Eight Wild Animal Species the Pilgrims Ate—and How They Are Today
The Pilgrims’ first thanksgiving celebration (which lasted three days) probably took place in mid October 1621, after an unexpectedly bountiful harvest. The newcomers invited local Indians—who had given them a lot of useful advice on farming—to join them. According to various sources, the Pilgrims enjoyed a wide range of wild animal foods collected from forest, meadow and sea. Those species continued as staple foods in America for at least another 250 years. But how do the creatures on which the Pilgrims dined fare today?
Let’s take a look at eight types of wild creatures the Pilgrims ate:
A large bird of woods and plain, the turkey was common across much of the area we know today as the United States. The Pilgrims and their Indian allies probably had access to roosts where dozens, even scores, of turkeys bunched up at night. Easy prey for arrow or bullet. Too easy, because within the next 300 years the turkey was nearly wiped out across much of the United States. Massive efforts were undertaken in the 1930s and onward to restore wild turkey populations, which today are common in most states and legal to hunt in season.
This grouse was so common in the Plymouth area that the birds in later years became a staple diet for servants, being easy to get and cheap. Given that the birds flocked in open areas—scrubby heath barrens—they almost certainly were the species sometimes called partridges in accounts of the Pilgrim celebration. Heavily hunted throughout the colonial period and in the 19th century, and subject to habitat loss, the bird was extinct on the mainland by no later than 1870. The last of them disappeared on Martha’s Vineyard in 1932.
Ducks, geese and swans were all on the Pilgrims’ table. The birds suffered greatly during the uncontrolled market-hunting years of the 1800s. One species, the Labrador duck, became extinct in the mid 1870s, probably because of egg collecting (it wasn’t favored for its unpalatable meat) and loss of the clam beds in which it found winter food. Drought in the early 1900s hurt waterfowl across the nation. But conservationists in the 1930s set to work helping the birds recover, often with the leadership of J.N. “Ding” Darling, the founder of the National Wildlife Federation. Today, waterfowl populations are carefully managed and hunting is controlled. Waterfowl numbers still have ups and downs, but they are unlikely to join the heath hen in oblivion.
Yes, the Pilgrims apparently served eagle during the celebration. In the mid 1900s, the use of pesticides nearly put the bald eagle and many of its relatives, from peregrines to condors, out of business. In the Lower 48 States, fewer than 500 bald eagle pairs survived in 1960. Now, almost 10,000 pairs live in the Lower 48, thanks to regulation of DDT and other pesticides, as well as a ban that NWF helped initiate on lead shot, which poisoned the birds when they scavenged waterfowl shot and lost by hunters.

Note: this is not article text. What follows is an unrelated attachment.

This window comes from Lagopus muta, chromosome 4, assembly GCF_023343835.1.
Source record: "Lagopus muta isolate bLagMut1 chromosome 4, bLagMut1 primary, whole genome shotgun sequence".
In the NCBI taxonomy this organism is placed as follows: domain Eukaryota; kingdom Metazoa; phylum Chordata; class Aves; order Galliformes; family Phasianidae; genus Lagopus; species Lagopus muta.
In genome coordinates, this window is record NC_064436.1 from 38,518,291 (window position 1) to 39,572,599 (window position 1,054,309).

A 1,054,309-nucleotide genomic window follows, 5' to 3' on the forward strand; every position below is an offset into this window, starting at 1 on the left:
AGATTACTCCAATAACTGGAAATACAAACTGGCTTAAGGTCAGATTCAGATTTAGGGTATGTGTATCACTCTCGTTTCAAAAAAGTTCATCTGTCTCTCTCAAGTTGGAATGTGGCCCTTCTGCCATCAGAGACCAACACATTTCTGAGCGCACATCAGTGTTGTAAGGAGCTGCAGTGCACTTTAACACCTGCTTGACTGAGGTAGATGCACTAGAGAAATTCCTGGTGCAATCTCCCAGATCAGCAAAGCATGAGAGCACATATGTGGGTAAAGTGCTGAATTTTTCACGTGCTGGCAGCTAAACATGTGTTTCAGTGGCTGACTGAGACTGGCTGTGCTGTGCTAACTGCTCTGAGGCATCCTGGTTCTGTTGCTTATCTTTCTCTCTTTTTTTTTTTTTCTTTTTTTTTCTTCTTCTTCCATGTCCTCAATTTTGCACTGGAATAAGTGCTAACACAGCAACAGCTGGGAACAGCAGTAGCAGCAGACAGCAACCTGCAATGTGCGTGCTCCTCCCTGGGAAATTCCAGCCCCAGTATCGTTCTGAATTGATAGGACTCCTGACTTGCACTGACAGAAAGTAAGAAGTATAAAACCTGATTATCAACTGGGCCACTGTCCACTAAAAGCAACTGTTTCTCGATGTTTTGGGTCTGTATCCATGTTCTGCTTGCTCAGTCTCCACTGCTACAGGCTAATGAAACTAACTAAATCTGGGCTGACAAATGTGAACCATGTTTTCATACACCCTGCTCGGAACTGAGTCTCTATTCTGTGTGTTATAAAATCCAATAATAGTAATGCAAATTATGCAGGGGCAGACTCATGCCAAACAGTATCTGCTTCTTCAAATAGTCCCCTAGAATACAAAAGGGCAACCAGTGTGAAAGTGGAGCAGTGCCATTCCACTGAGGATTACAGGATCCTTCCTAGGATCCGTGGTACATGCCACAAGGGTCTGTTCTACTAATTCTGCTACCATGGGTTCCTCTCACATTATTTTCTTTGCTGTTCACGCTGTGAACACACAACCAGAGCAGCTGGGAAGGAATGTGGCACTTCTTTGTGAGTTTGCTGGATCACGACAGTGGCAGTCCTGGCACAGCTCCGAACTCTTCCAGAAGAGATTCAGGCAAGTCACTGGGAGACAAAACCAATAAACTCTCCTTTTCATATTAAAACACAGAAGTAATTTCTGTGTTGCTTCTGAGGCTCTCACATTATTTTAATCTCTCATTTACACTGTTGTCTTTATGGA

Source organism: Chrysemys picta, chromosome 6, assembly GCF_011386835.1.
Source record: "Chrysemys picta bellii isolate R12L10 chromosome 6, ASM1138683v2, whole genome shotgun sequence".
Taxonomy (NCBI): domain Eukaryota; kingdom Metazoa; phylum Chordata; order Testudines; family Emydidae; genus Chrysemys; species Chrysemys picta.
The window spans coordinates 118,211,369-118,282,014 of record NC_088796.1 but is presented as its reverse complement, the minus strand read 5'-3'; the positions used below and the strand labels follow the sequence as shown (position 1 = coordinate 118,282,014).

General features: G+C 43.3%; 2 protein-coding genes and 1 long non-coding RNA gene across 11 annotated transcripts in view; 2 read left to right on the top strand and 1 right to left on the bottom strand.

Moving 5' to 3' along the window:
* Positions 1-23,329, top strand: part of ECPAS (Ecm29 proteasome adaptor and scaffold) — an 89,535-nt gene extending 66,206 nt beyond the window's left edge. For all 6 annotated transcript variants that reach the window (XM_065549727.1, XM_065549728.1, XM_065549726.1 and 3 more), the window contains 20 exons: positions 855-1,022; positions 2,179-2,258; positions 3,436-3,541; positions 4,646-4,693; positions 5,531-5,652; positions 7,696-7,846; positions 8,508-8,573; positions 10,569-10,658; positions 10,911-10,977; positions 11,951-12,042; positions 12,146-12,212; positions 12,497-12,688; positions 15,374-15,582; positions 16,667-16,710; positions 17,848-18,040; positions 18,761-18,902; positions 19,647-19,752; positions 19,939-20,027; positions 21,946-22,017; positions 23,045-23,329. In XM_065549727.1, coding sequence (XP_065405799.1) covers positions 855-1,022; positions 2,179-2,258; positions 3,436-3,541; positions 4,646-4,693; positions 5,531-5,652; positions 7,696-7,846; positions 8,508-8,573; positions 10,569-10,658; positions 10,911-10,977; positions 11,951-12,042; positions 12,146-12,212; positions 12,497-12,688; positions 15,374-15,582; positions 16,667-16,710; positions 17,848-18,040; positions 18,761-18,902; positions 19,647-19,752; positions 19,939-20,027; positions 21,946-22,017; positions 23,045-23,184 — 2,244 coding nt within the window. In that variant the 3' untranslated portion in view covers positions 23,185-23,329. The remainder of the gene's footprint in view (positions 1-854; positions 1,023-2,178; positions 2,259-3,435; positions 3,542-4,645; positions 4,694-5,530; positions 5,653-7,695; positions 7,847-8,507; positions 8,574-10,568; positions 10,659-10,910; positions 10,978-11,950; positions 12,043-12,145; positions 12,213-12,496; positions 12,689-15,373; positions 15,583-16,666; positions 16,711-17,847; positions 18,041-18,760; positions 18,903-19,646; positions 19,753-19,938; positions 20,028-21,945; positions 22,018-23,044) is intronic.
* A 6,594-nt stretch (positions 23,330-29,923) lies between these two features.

Lobster populations as a rule remain safe, and the animals are still common on American dinner plates. These crustaceans are carefully managed by both state and federal agencies, and restrictions are based on increasingly refined data.
Caught off New England, the fish that was so common and commercially important that it gave its name to a Massachusetts cape has not done so well. In the 1990s, the catch of cod was sinking fast because of overharvest by the fishing industry. Today, federal regulations are helping to restore the battered cod populations, though numbers are still down. However, catch data suggest that improvements are on the way, though the species still suffers the effects of overfishing.
These slippery, slender fish were once common in New England rivers, where they matured before returning to the Sargasso Sea in the middle of the Atlantic, a warm-water area where eels breed and hatch. Overfishing and damming of streams has greatly reduced eel populations in the Northeast. In 2007, the U.S. Fish and Wildlife Service turned down a petition to protect eels under the Endangered Species Act.
Venison was also on the 1621 menu. In the 1800s, deer in many states were nearly wiped out by uncontrolled hunting for meat and hides and by loss of habitat as forests were cut. But in the 1900s, wildlife managers began developing more scientific methods for monitoring and managing deer, which began to rebound as forests grew back. Today, deer may be as populous as they were in 1621.
It’s not a meat species, being a tree, but let’s look at one last item on the Pilgrims’ plates—chestnuts. When the first colonists arrived in North America, the American chestnut tree ranged across New England and much of the region east of the Mississippi, with the exception of most of Ohio, Indiana and Illinois and the southeastern coastal states.
About 25 percent of all trees in the Appalachia Mountains were American Chestnuts, which grew up to 150 feet tall. They provided food for myriad animals as well as for humans. In 1904, chestnut trees in what is now the Bronx Zoo began dying. The cause: a bark fungus inadvertently bought into the United States on Asian chestnut trees.
The Asian trees could withstand the fungus, but the American trees could not. Perhaps 3 billion American chestnut trees died as a result. Today, probably fewer than 100 large chestnut trees survive in the species’ original range. Trees still sprout from old root systems, but these trees rarely grow more than 20 feet tall before the bark fungus kills them. Efforts are under way to recover the species and return it to its former range.
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